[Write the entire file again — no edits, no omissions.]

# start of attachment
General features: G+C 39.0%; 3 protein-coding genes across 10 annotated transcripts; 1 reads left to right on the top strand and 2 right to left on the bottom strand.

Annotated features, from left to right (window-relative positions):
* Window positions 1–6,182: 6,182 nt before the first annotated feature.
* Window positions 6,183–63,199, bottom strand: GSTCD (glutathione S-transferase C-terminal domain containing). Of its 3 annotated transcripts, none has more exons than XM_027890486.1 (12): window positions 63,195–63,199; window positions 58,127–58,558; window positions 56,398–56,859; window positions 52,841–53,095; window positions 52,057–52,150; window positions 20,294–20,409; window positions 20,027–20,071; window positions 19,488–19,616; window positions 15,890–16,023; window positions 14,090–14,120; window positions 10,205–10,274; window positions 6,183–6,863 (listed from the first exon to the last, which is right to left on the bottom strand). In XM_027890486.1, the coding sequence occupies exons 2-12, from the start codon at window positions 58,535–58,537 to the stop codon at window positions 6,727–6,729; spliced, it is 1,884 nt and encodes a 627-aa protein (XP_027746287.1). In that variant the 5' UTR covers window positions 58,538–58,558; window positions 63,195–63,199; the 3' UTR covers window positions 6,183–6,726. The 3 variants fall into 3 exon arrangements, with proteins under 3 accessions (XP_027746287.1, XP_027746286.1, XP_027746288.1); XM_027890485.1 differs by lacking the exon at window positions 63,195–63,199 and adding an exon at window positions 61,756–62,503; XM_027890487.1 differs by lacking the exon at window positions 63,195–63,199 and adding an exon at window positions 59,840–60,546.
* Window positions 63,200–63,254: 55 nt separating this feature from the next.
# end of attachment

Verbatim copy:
General features: G+C 39.0%; 3 protein-coding genes across 10 annotated transcripts; 1 reads left to right on the top strand and 2 right to left on the bottom strand.

Annotated features, from left to right (window-relative positions):
* Window positions 1–6,182: 6,182 nt before the first annotated feature.
* Window positions 6,183–63,199, bottom strand: GSTCD (glutathione S-transferase C-terminal domain containing). Of its 3 annotated transcripts, none has more exons than XM_027890486.1 (12): window positions 63,195–63,199; window positions 58,127–58,558; window positions 56,398–56,859; window positions 52,841–53,095; window positions 52,057–52,150; window positions 20,294–20,409; window positions 20,027–20,071; window positions 19,488–19,616; window positions 15,890–16,023; window positions 14,090–14,120; window positions 10,205–10,274; window positions 6,183–6,863 (listed from the first exon to the last, which is right to left on the bottom strand). In XM_027890486.1, the coding sequence occupies exons 2-12, from the start codon at window positions 58,535–58,537 to the stop codon at window positions 6,727–6,729; spliced, it is 1,884 nt and encodes a 627-aa protein (XP_027746287.1). In that variant the 5' UTR covers window positions 58,538–58,558; window positions 63,195–63,199; the 3' UTR covers window positions 6,183–6,726. The 3 variants fall into 3 exon arrangements, with proteins under 3 accessions (XP_027746287.1, XP_027746286.1, XP_027746288.1); XM_027890485.1 differs by lacking the exon at window positions 63,195–63,199 and adding an exon at window positions 61,756–62,503; XM_027890487.1 differs by lacking the exon at window positions 63,195–63,199 and adding an exon at window positions 59,840–60,546.
* Window positions 63,200–63,254: 55 nt separating this feature from the next.